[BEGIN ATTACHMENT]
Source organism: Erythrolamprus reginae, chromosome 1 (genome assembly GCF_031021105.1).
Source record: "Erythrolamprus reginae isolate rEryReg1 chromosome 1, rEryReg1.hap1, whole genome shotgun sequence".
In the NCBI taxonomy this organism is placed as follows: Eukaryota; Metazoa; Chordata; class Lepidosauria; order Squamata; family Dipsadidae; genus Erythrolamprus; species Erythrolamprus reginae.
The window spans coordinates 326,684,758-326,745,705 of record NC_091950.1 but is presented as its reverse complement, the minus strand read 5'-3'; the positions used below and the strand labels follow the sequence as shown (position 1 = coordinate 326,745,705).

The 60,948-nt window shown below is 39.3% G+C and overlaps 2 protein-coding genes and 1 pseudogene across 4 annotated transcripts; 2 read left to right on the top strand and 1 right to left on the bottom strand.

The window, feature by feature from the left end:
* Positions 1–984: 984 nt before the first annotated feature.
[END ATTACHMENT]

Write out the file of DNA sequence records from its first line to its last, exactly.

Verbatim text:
Source organism: Erythrolamprus reginae, chromosome 1 (genome assembly GCF_031021105.1).
Source record: "Erythrolamprus reginae isolate rEryReg1 chromosome 1, rEryReg1.hap1, whole genome shotgun sequence".
In the NCBI taxonomy this organism is placed as follows: Eukaryota; Metazoa; Chordata; class Lepidosauria; order Squamata; family Dipsadidae; genus Erythrolamprus; species Erythrolamprus reginae.
The window spans coordinates 326,684,758-326,745,705 of record NC_091950.1 but is presented as its reverse complement, the minus strand read 5'-3'; the positions used below and the strand labels follow the sequence as shown (position 1 = coordinate 326,745,705).

The 60,948-nt window shown below is 39.3% G+C and overlaps 2 protein-coding genes and 1 pseudogene across 4 annotated transcripts; 2 read left to right on the top strand and 1 right to left on the bottom strand.

The window, feature by feature from the left end:
* Positions 1–984: 984 nt before the first annotated feature.